Insurer May Be Liable to Policyholder for Agent’s Failure to Explain Coinsurance Provision Reducing Coverage to Less Than Amount Requested

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Insurance agents are wise to mention and explain policy provisions that may cause a reduction in coverage below what the customer wants to have. And in Florida and other states that attribute an insurance agent’s negligence to the insurance company (enabling a direct action against the company), insurers are wise to devise processes that ensure what is requested by the customer is reflected in the insurance policy.

That’s the lesson learned from Kendall South Medical Center v. Consolidated Insurance Nation, Inc., in which an appellate court in Florida decided that a customer could go forward with a lawsuit for negligent procurement of insurance directly against the insurer. The customer had requested $100,000 of coverage, but received much less due to the penal nature of a 90% coinsurance clause. Coinsurance clauses are often used when the insured purchases coverage that is far less than the value of the insured property; such clauses operate by reducing the amount paid by the insurer in proportion to how much the property is underinsured.

What Led to the Lawsuit?

Kendall South, an operator of a medical center, sought an insurance policy from Insurance Nation. Kendall South met with (and requested from) one of Insurance Nation’s agents “coverage of $100,000.00 to cover the property, supplies, furnishings, betterments or improvements of Kendall South Medical Center, Inc.” The agent indicated the insurer would provide a policy giving Kendall South what it wanted.

What Kendall South got, however, was a policy providing property damage coverage of $100,000, with a $1000 deductible and a 90% coinsurance clause.

Later, when a leak occurred to the insured property causing more than $260,000 in damage, Kendall South received only $16,562.67 from Insurance Nation, in light of the policy’s coinsurance clause. Feeling let down, Kendall South sued Insurance Nation directly for negligent procurement of insurance, alleging the insurer breached its duty to properly explain the policy when it knew or should have known the policy as written would not provide the requested coverage.

The Trial Court Dismisses,
But the Court of Appeal Says Not So Fast

The trial court dismissed the lawsuit for failing to state a valid claim. On appeal, however, the District Court of Appeal of Florida¹ decided that Kendall South had pled a sufficient claim for negligent procurement of insurance. The appellate court determined that the claim arose from a failure to explain that a policy did not meet the insured’s expressed needs. The appellate court’s decision meant the case had to go back to the trial court for further proceedings—in other words, Kendall South had pled enough to make it to the next stage of litigation and avoid a dismissal.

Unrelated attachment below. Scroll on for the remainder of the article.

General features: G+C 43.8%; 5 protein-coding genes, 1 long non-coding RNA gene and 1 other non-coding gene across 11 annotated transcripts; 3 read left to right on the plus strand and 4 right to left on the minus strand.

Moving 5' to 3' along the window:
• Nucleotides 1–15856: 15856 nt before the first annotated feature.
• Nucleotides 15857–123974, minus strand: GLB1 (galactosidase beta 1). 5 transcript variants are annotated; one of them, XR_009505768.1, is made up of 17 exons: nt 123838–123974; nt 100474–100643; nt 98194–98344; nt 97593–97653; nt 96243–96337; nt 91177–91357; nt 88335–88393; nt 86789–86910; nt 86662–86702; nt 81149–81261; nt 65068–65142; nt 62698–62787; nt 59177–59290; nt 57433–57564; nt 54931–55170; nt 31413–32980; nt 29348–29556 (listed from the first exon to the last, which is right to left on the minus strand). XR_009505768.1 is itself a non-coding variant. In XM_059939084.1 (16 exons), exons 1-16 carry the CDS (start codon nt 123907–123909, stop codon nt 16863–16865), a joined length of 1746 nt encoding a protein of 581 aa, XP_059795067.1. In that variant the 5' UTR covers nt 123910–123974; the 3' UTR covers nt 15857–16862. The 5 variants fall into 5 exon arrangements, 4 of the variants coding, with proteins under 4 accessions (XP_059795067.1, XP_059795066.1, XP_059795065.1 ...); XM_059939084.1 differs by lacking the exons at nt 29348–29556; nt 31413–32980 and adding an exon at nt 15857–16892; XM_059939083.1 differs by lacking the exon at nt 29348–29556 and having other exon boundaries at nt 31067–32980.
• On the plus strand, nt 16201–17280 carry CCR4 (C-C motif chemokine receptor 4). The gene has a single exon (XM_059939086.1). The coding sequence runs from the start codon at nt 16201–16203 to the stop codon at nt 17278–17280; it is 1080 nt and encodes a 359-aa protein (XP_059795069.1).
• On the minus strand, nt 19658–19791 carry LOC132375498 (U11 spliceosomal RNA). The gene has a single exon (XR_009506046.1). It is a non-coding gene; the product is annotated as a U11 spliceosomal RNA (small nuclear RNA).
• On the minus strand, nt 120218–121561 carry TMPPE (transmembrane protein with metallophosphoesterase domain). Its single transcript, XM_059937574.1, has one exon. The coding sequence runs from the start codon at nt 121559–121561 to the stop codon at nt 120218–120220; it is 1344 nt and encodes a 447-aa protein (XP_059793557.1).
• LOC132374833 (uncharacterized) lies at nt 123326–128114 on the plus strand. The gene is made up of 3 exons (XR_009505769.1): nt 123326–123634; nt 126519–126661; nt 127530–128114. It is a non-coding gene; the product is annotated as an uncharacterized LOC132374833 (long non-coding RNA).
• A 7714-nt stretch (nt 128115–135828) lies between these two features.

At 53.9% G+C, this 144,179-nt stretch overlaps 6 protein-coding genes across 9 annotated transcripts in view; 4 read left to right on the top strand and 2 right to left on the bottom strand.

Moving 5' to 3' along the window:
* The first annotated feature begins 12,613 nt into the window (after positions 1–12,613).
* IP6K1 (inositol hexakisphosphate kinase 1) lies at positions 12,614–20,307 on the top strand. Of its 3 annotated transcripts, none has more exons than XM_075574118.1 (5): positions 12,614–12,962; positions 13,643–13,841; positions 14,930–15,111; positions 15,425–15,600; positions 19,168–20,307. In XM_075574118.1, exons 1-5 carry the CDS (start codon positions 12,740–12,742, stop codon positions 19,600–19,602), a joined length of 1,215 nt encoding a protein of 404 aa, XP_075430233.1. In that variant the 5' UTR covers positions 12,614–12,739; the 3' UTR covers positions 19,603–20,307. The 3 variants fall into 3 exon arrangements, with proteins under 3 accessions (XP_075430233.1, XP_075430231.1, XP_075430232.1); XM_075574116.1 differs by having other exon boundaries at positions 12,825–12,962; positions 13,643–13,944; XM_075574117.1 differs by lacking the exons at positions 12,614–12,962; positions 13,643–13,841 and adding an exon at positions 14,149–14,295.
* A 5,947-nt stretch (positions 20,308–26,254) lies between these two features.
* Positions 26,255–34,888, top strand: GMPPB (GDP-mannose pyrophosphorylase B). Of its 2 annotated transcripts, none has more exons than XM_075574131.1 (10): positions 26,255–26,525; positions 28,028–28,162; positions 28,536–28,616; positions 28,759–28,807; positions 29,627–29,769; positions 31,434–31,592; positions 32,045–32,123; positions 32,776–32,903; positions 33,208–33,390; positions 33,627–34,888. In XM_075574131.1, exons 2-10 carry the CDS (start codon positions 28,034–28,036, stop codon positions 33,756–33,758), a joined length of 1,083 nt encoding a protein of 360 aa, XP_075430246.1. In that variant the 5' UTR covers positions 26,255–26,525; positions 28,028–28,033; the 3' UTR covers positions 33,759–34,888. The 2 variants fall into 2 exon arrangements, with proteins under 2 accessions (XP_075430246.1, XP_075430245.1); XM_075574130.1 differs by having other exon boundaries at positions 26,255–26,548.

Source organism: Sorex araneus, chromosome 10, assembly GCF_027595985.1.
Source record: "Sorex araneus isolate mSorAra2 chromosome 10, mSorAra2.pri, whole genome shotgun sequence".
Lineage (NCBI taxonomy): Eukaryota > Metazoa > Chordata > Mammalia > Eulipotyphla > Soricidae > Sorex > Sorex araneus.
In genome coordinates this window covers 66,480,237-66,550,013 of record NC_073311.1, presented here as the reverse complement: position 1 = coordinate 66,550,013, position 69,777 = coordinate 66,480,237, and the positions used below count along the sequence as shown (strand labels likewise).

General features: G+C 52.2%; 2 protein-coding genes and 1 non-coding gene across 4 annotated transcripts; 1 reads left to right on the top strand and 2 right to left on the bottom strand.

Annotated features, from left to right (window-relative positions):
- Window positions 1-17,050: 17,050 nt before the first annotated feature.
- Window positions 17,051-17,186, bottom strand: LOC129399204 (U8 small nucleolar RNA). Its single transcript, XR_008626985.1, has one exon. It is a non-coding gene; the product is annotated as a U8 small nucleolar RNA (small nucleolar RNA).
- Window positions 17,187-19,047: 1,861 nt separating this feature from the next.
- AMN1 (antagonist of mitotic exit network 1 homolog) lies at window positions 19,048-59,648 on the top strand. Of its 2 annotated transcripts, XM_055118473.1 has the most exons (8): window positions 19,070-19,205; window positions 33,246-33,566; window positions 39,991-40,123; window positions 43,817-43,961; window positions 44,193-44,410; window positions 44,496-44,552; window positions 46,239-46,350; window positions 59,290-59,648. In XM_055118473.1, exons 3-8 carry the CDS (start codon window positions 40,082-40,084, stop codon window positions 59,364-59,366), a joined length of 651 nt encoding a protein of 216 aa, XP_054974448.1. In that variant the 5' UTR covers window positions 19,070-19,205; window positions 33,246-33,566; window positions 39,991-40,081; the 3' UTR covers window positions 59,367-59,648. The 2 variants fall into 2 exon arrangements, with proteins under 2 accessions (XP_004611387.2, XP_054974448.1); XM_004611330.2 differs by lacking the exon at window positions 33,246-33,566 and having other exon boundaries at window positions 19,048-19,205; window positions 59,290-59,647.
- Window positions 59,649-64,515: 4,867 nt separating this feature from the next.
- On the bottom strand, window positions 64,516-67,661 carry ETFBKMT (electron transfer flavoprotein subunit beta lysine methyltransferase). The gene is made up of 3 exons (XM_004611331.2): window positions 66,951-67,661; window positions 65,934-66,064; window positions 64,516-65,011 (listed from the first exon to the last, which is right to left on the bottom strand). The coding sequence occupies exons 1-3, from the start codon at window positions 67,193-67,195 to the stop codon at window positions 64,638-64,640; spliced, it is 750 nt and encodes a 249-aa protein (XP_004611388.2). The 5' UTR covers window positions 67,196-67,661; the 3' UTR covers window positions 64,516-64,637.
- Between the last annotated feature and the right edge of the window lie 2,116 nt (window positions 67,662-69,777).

In reaching its decision, the appellate court also noted that Kendall South was not alleging that insurers have a general duty to always explain a coinsurance clause before issuing a policy that contains one; rather, when a customer specifically tells of wanting a policy that meets certain requirements but the insurer fails to explain that the policy doesn’t meet those requirements (and that different coverage would be required to do so), a valid claim exists for negligent procurement of insurance.

The Takeaway

In light of this ruling, insurance agents (and insurers in states like Florida that allow direct actions against insurers for the negligence of insurance agents) should be mindful to fully explain provisions that may cause coverage to be less than what a customer specifically asks for. Failure to do so could render the agent, insurer, or both liable for negligent procurement of insurance.

By Timothy Sansone, Stephen Carman, and Jayci Noble

Tim.Sansone

 

 

 

 

 

 

 

 

¹In Florida, an insurance agent’s negligence can be directly attributed to the insurance company. Florida courts refer to insurance agents as “captive agents” (as distinguished from insurance brokers, who are treated differently), and the acts of these agents are generally attributable to and binding upon the insurance company.  See Amstar Ins. Co. v. Cadet, 862 So.2d 736, 740 (Fla. App. 2003). Practically speaking, this means the insured may bring a cause of action directly against the insurance company, as opposed to suing the insurance agent.  This is not the case in every state, so it is important to know which state’s laws will apply in a particular situation.

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